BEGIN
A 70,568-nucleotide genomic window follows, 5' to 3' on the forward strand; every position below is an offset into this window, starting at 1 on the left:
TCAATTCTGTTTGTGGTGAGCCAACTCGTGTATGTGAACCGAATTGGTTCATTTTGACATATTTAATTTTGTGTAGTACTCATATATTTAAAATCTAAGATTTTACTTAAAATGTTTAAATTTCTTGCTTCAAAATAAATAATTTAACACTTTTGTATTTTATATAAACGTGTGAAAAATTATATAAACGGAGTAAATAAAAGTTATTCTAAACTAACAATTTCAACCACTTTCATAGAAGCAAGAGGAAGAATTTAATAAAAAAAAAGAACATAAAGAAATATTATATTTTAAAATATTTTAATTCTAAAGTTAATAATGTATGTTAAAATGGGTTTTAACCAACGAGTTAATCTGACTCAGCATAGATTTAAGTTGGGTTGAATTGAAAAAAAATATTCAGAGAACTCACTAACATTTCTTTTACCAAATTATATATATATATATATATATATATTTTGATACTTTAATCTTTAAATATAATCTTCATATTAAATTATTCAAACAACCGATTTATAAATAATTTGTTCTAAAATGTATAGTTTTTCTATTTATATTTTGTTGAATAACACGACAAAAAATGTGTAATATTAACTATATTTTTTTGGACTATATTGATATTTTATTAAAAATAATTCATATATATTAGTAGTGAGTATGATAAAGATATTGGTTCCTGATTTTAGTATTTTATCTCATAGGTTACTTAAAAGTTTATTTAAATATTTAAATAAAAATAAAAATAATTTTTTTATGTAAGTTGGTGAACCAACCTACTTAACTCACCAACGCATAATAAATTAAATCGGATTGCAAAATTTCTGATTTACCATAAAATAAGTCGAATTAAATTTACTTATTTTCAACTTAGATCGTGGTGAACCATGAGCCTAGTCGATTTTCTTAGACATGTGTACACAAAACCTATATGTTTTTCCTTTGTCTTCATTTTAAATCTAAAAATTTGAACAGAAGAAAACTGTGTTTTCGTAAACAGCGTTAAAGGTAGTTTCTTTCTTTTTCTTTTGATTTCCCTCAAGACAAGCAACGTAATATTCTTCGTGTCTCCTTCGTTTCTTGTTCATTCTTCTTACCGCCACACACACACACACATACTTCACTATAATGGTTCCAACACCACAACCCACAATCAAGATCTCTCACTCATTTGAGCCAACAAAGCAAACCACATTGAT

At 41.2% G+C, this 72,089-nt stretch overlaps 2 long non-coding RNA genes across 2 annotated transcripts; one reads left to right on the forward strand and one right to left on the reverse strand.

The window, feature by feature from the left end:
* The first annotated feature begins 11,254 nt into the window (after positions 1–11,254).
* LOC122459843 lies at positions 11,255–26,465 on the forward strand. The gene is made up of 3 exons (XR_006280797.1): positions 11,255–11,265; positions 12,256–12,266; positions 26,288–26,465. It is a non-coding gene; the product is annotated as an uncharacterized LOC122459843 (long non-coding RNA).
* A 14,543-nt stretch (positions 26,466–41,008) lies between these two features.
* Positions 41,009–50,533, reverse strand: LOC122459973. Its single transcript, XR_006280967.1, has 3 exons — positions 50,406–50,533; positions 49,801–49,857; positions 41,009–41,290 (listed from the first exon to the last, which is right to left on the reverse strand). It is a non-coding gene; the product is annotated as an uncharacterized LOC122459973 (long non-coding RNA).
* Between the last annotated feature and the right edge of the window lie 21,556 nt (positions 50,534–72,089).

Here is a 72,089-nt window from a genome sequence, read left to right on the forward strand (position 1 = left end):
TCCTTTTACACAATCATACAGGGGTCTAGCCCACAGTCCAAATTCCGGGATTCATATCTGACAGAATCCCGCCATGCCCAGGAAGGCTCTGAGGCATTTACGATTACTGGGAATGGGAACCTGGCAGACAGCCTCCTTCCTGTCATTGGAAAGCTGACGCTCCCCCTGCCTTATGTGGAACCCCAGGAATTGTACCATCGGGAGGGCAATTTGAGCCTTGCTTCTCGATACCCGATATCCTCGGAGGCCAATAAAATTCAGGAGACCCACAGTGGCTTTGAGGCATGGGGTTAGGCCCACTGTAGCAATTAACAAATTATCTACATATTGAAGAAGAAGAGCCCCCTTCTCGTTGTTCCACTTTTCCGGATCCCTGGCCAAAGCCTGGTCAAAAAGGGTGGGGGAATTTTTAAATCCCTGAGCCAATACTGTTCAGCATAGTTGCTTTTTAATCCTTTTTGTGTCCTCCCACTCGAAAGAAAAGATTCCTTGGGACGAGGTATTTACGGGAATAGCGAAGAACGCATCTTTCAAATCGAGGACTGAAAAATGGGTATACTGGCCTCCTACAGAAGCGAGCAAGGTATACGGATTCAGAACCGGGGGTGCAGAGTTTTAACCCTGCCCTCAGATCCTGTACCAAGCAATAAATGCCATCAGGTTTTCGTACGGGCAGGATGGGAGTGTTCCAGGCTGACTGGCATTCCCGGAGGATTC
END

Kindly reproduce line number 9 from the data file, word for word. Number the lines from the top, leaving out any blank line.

* Between the last annotated feature and the right edge of the window lie 21,556 nt (positions 50,534–72,089).